Well now we know as of the 3rs Feb Digicel Group has officially thrown its hat in the ring to be considered for a telecommunications licence in Myanmar, formerly known as Burma. The company said that it submitted its expression of interest in a bidding process, which is expected to yield two new licenced operators within the next five months.
What the selection committee will use to decide who gets the licences are still not clear, but the country will require the winners of the two nationwide telecommunications licences to “meet or exceed specified population and geographic coverage targets”.
What is clear to me is Myanmar is one of the most corrupt countries in the world and to do business in that country you must grease some palms.
However if short on manpower he can always call on Bert the Drumcondra drunk for assistance or else get the Bonox to lobby Amnasty International and Suu Kyi, to help him out with a slice of the cake….
Singapore’s SingTel, Norway’s Telenor, Malaysia’s Axiata Bharti, and India’s Airtel are also named among the bidders.
Obama is expected to urge the Southeast Asian country’s government to stay the course toward democratic reforms.
The White House has billed his visit as a celebration of the recent shift by the government of President Thein Sein, symbolized most publicly by the release of dissident Aung San Suu Kyi in 2010 after years of house arrest.
But the visit has also met with criticism from human rights advocates who argue that the accolades are premature and the presidential visit too big a reward for Myanmar’s government. Hundreds of political prisoners remain jailed and an ethnic conflict involving a minority group has erupted in recent violence.
Obama administration officials released excerpts of a speech Obama plans to give at Yangon University.
“The flickers of progress that we have seen must not be extinguished — they must become a shining North Star for all this nation’s people,” the speech says.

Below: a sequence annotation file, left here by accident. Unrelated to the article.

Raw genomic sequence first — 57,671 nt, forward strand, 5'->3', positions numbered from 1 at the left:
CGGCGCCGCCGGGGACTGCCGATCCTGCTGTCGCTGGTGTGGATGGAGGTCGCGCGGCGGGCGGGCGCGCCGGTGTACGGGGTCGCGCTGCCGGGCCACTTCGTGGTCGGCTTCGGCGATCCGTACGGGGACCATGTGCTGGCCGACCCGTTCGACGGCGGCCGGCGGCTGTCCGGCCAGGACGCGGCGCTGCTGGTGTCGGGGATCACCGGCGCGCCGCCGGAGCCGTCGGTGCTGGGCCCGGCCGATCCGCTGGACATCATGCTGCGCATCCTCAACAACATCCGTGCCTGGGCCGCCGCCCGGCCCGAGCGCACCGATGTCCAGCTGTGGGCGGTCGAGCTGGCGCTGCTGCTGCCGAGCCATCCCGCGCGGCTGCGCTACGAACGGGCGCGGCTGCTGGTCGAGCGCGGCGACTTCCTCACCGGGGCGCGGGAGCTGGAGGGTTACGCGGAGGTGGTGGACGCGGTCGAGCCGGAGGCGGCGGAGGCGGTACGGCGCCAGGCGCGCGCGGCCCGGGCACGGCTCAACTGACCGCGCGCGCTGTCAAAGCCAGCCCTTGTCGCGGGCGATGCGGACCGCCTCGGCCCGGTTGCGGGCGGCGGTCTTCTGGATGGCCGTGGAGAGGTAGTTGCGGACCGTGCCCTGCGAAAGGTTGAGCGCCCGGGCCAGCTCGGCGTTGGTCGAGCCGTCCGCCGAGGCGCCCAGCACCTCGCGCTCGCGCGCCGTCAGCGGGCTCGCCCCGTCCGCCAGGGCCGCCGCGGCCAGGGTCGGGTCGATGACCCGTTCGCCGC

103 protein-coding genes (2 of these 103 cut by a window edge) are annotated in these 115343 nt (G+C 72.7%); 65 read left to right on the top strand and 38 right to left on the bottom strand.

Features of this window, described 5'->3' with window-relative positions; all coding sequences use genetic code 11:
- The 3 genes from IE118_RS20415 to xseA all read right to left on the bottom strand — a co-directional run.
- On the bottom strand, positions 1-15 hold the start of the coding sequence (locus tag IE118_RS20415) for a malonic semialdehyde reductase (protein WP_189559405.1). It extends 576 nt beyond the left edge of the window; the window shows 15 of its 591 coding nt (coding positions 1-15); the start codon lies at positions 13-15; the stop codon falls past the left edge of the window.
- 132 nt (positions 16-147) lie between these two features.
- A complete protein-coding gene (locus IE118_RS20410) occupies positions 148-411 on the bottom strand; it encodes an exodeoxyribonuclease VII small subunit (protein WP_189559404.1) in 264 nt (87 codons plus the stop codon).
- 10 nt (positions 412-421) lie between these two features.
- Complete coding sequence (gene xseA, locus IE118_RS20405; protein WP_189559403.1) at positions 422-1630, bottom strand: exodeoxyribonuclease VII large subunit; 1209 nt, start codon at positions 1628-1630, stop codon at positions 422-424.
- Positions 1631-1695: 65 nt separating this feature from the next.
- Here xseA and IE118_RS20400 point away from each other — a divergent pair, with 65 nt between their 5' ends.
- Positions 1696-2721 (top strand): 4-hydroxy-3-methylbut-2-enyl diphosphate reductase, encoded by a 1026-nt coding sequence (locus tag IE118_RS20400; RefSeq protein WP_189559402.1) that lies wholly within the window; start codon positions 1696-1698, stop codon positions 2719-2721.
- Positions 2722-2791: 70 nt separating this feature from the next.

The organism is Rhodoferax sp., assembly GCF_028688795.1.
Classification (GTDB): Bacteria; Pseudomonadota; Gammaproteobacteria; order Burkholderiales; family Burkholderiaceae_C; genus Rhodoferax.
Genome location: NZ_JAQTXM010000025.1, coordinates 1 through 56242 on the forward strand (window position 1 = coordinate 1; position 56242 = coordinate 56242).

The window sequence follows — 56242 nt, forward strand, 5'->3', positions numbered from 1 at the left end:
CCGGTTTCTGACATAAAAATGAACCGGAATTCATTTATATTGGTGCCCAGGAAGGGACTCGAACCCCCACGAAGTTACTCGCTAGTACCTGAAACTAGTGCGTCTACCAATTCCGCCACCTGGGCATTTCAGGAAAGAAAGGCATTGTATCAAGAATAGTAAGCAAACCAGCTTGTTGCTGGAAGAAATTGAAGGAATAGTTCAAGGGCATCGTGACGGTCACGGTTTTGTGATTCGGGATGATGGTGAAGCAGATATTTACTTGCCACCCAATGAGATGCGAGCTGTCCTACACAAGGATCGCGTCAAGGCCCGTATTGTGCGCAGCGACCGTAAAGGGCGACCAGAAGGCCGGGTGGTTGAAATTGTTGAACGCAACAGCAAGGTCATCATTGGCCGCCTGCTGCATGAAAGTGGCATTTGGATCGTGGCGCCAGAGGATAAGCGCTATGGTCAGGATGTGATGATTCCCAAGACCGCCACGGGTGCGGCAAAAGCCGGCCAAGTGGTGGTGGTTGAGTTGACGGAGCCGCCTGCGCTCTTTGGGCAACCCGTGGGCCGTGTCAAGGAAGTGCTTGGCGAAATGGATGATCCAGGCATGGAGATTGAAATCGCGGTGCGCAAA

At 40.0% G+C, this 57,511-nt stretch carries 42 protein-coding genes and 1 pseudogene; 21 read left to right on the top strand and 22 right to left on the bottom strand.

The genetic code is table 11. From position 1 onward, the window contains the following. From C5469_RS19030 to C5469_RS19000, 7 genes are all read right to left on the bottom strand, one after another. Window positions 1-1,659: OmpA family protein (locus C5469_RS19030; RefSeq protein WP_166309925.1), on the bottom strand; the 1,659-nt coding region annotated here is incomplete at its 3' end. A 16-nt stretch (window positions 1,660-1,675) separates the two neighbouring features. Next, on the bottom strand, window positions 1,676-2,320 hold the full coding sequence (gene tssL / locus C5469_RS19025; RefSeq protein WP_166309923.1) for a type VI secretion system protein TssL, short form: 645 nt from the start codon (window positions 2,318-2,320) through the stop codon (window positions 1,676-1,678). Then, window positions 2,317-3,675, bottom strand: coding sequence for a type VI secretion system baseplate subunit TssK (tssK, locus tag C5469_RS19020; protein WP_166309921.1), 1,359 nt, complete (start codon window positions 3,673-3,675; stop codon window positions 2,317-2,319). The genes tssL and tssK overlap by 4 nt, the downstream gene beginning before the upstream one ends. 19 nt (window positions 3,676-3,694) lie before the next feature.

The remarks include an indirect reference to the plight of the Rohingya, a Muslim minority not granted citizenship. Only Myanmar can define its citizens, but Obama’s speech holds up the U.S. as a model.
“I say this because my own country, and my own life, have taught me this,” Obama says in the excerpts. “We have tasted the bitterness of civil war and segregation, but our history shows us that hatred in the human heart can recede, and the lines between races and tribe fade away.”
Obama’s six-hour visit to Myanmar, also known as Burma, was expected to include meetings with Thein Sein and Suu Kyi.
Obama planned to praise the iconic dissident, now a member of parliament and leader of the opposition party, for her “fierce dignity.”
“She proved that no human being can truly be imprisoned if hope burns in your heart,” he says, according to the excerpts.
Obama planned to highlight the reforms — recognition of Suu Kyi’s party, release of some political prisoners, a ban on forced labor and a series of cease-fires that halted ethnic violence in some areas.
Obama suggested that his policies toward Myanmar, which opened diplomatic engagement after years of being cut off from the U.S., were at least partly responsible for the changes. And he sought to use Myanmar as a validation of his engagement strategy elsewhere.
“When I took office as president, I sent a message to those governments who ruled by fear: ‘We will extend a hand if you are willing to unclench your fist,’” the excerpts say. “So today, I have come to keep my promise, and extend the hand of friendship. America now has an ambassador in Rangoon, sanctions have been eased, and we will help rebuild an economy that can offer opportunity for its people, and serve as an engine of growth for the world.”
Myanmar is rich in rubber, timber and other potential exports. It also stands to play a key role in Obama’s effort to keep China’s influence in the region in check.
The visit to Myanmar is part of a three-day tour of Thailand, Myanmar and Cambodia, a trip aimed at drawing attention to Obama’s so-called pivot to Asia
From the L.A. Times